REVIEW: 'Sucker Punch'
I went into this movie with a pretty good idea of the criticisms against it (I’m a huge film buff, so I’m always reading reviews). The consensus seemed to be that the story and the acting were terrible, and the special effects were dazzling but empty of feeling. There was an undercurrent to most of the reviews, too, where the critics attacked Snyder’s attempt to “empower women” by showing the main characters (all young, attractive women) in high-octane fight sequences and skimpy costumes. The critics felt that the whole thing was misguided or even insulting. All that aside, I remembered seeing the trailer months before the film’s release and getting really excited about the visual style of the film, which incorporates elements of kung-fu flicks, samurai epics, steampunk, ultra-futuristic sci-fi, and film noir. I decided to see Sucker Punch anyways, even if it meant wasting a few bucks.
I should mention that I usually only go to the theatre to see movies that I’m sure will have good acting and a good story. I probably do more research than is necessary before I buy my ticket. I went into Sucker Punch, though, knowing that I shouldn’t expect high quality storytelling. That made the experience so much better. I allowed the fantastic scenery to wash over me, and actually had a good time laughing at the more gratuitously bad scenes.
The story (if you still care at this point) revolves around a young woman known only as Baby Doll, who is shipped off to a horrific mental asylum by her abusive father after her mother dies. There, she sinks into a second dreaming reality where she is a dancer at an exclusive brothel. She bands together with four other girls in this “dream” to descend into a third reality. Here they fight samurai, clockwork-powered Nazi zombies (I know, right?) and futuristic robots to obtain magic items that will help them escape the brothel in the second dream level.
But never mind all that. In Sucker Punch, it’s the visuals that matter. If you’re going to enjoy the movie, just focus on the cinematic style in scenes set the third level. Most are beautifully choreographed and feel like a richly illustrated sci-fi landscape. The action scenes will have you breathlessly trying to describe them to your friends afterwards: “And then she leapt into the air, and the sword came down, and the explosion, and…” You’ll likely find yourself waiting through the dialogue just to get to another “episode” of action.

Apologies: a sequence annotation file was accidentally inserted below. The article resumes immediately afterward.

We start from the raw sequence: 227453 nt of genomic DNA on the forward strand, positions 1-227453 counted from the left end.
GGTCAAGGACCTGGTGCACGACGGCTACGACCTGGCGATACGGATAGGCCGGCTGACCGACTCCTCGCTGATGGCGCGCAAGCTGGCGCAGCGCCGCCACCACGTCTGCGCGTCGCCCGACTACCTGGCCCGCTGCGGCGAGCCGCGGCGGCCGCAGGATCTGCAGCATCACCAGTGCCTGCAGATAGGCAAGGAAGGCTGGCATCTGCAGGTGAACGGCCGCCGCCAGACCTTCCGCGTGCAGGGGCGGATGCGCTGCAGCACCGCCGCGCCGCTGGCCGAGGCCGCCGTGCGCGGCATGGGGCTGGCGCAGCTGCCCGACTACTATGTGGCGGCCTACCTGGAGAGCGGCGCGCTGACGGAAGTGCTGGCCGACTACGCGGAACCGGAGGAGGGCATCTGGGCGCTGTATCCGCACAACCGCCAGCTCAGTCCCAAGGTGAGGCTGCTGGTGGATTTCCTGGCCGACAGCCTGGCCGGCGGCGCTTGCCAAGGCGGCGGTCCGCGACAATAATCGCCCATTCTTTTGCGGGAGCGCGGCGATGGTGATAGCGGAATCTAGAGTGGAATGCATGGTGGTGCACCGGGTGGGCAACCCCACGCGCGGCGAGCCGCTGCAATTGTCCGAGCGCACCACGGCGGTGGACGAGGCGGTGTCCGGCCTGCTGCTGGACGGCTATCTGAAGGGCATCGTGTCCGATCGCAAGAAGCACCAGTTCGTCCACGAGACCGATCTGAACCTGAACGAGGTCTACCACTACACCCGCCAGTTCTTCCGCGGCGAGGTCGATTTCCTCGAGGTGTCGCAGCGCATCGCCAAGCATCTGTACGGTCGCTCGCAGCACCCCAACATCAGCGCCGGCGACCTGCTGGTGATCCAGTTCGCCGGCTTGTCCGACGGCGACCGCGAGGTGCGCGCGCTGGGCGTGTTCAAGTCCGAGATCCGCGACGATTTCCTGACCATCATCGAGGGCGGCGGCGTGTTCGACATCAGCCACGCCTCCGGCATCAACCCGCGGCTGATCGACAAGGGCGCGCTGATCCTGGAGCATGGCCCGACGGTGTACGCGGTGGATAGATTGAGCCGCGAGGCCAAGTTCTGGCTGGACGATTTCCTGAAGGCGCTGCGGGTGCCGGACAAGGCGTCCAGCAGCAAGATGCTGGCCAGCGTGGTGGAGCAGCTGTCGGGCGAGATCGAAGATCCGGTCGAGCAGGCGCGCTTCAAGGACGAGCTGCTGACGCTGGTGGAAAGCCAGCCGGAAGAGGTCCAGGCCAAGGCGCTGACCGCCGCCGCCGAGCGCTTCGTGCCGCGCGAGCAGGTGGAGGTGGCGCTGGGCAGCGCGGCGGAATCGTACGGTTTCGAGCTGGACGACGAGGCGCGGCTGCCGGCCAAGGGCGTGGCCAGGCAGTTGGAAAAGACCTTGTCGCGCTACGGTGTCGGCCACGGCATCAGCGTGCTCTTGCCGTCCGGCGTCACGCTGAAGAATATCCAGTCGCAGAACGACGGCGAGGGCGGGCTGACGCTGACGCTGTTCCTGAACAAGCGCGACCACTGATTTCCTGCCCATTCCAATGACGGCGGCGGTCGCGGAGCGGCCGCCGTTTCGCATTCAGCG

There’s something to be said about the whole “female empowerment” element in this movie, in that Zack Snyder may or may not have explicitly tried to include a strong female image in the film. If it was a goal for him, I’d say he didn’t succeed, but he also didn’t totally fail. If that sounds a bit indecisive, consider this: In his most well-known movie, 300, there was a very similar scenario to the one in Sucker Punch, except that it was skimpily-clad men in awesome fight scenes, instead of women.
Few people objected to this, but before you call me out and say that “Men aren’t objectified like women are”, wait. I don’t believe any of it matters in the case of this film. It’s definitely worth discussing, but ultimately, Sucker Punch is a 1 hour, 50 minute piece of cinema that deserves a viewing (maybe two) for the sake of drinking in the visuals, not arguing over female empowerment. My advice would be to enjoy Sucker Punch for what it is, and save the really deep analysis for a movie that will actually have some staying power, like The Social Network or Black Swan.
With all that said (Whew!), I’ll give Sucker Punch a rating out of four stars (the standard movie-reviewing scale). This one loses a lot of marks for its poor acting and story, but stays out of the “bomb” territory solely on the merit of its visuals. See it – but turn off your brain!
Tomorrow I’ll bring you that article on YouTuber Toby Turner, as I mentioned in my Source Code article, so stay tuned for that. Below are some links to more info on Sucker Punch, including an article on the film blog SlashFilm.com that partially inspired this review/commentary, where the writer discusses female empowerment in the film and why it’s a bit of a non-issue.